Words Are a Rebellious Scream

Joanna C. Valente’s poems are made from feelings distilled from profound, life-altering experiences, and they echo with truth and the strong, even voice of a true survivor

Joanna C. Valente’s Marys of the Sea is a rare poetry collection that deserves to be called many things, but perhaps uncomfortable is the only one that sets it apart and does it justice. Raw, real, and painfully honest, the poems in this book touch on subjects that range from physical abuse and loss to maternal love and the emotional connective tissue that turns physical pain into the shattering of the spirit. These poems are made from feelings distilled from profound, life-altering experiences, and they echo with truth and the strong, even voice of a true survivor.

From page one, Valente makes it clear that her poetry will tread on everything sacred in the name of catharsis, and that the treading will, through internalized and shared suffering, create its own religious experience. However, in order to participate of this communal experience, the reader must first endure the onslaught of violent, aching, spiritual imagery. And that is no easy task. Valente’s sharing is brutal and relentless; a bloody, tender wound that becomes a screaming voice that hopes for justice and demands healing, love, and rebirth through remembrance, through the tender celebration of all things lost.

“One day, I had come home from school knowing there
was a sickness in my gut. When the doctor asked me where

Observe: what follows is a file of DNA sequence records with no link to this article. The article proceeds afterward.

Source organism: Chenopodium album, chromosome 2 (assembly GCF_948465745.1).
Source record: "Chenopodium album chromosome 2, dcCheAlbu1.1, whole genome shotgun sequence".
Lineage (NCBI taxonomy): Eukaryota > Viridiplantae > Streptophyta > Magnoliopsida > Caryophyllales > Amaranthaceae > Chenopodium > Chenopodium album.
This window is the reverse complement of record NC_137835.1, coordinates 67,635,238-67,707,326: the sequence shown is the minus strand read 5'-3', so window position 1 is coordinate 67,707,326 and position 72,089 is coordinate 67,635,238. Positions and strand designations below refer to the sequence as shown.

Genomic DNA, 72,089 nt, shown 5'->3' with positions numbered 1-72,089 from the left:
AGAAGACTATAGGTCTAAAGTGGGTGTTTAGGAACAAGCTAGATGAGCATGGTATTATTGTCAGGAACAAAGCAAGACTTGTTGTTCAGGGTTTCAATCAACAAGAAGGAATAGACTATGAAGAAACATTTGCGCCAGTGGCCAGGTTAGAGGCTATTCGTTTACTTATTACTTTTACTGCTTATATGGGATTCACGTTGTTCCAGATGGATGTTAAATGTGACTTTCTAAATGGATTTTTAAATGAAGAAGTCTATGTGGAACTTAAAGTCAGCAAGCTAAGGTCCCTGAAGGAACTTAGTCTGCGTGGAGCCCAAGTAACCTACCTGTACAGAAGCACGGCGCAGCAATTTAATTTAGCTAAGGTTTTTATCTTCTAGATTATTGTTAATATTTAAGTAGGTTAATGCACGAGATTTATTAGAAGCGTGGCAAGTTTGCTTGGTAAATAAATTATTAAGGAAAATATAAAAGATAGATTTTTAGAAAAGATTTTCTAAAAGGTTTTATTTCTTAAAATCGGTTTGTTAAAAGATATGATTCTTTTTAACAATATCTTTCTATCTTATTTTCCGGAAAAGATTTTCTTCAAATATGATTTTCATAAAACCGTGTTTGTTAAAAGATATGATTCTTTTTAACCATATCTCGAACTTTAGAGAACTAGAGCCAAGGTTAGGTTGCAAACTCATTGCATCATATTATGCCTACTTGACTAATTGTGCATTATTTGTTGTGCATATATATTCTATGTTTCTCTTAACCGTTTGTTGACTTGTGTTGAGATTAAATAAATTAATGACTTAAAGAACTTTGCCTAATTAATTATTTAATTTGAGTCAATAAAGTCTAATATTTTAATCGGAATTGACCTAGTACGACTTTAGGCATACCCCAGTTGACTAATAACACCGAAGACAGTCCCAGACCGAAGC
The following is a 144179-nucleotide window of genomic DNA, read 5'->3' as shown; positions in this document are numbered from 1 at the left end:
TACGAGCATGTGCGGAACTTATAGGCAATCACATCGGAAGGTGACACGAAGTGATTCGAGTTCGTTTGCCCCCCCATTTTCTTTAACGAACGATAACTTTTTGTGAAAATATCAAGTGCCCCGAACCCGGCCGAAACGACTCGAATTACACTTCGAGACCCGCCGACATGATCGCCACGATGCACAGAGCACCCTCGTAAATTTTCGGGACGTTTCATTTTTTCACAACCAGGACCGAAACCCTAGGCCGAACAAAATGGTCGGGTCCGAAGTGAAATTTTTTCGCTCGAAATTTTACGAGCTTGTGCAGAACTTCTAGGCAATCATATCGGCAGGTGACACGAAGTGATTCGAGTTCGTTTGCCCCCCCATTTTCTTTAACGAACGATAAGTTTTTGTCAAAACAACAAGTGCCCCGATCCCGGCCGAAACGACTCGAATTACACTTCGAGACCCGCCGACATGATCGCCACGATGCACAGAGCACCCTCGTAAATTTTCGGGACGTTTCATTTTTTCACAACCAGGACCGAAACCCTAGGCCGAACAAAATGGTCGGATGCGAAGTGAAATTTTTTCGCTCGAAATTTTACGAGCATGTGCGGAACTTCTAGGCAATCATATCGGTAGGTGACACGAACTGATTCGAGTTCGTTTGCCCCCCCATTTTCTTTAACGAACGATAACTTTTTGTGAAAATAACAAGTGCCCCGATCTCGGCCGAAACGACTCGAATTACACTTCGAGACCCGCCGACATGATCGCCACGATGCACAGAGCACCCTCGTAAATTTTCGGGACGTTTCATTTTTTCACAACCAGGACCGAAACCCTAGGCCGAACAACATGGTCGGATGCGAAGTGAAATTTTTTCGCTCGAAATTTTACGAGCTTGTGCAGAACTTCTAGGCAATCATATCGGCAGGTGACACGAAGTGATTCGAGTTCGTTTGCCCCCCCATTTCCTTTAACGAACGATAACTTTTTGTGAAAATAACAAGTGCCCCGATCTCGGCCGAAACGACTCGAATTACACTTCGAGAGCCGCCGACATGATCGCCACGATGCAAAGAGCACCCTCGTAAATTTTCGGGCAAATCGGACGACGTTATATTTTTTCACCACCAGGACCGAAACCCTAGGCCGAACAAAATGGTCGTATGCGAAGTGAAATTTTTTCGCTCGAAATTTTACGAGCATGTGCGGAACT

it hurt, I pointed. Bury it in the soil, he instructed — there was no chance unknowing. Dying children are only getting lonelier.
No one likes children but that doesn’t mean you don’t
have them.”

Perhaps the most impressive element of Marys of the Sea is that, while very obviously anchored in personal experiences and with communication and release as its main goals, it ends up being a powerful text that bridges the gap between Kant and the blind faith of the strongly devout. In this way, the collection, despite being emotionally gritty and concerned with both the past and the present, almost approximates transcendental poetry in the sense that, under all that ugliness and awful experiences, there is something that keeps the poet going, something that points to an inherent goodness in them and those around them and that makes survival the only viable option. Furthermore, the corruption of body and spirit is not a insurmountable obstacle but rather something that gives new shape to those who overcome it.

The difference between forgettable poetry collections and those that fly into the middle of the collective consciousness is sometimes timing, and this book comes at a perfect time. At a time of political tensions and upheaval, a time in which race and the female body have been thrown into the discussion as elements over which hegemonic powers can make decisions over the wishes of the overpowered Other, Valente’s words are a rebellious scream that refuses to speak anything but her truth. This is personal poetry that can be easily adopted and turned into flag by those inhabiting Otherness, those who feel like they don’t belong:

“We are two people at the bottom of a fish tank & sometimes we recognize

each other as open/closed parentheses.

Most other times, we don’t. We read self-help books to make us passionate

because our heart valves switched off

& things feel bad on the inside now in new America, my America full

of everyone but me.”

Marys of the Sea explores the universe of memories inside Valente and the world outside, and does it all in less than 100 pages. This collection is and simultaneously is beyond being feminine and feminist because it is too universal to be exclusive. These are poems about loss and desire, love and wanting to be loved, the shattered psyches and the body that accompanies it in an eternal ouroboros where pain might come to either first. These poems are a gospel for our times, and they deserve to be read as such.

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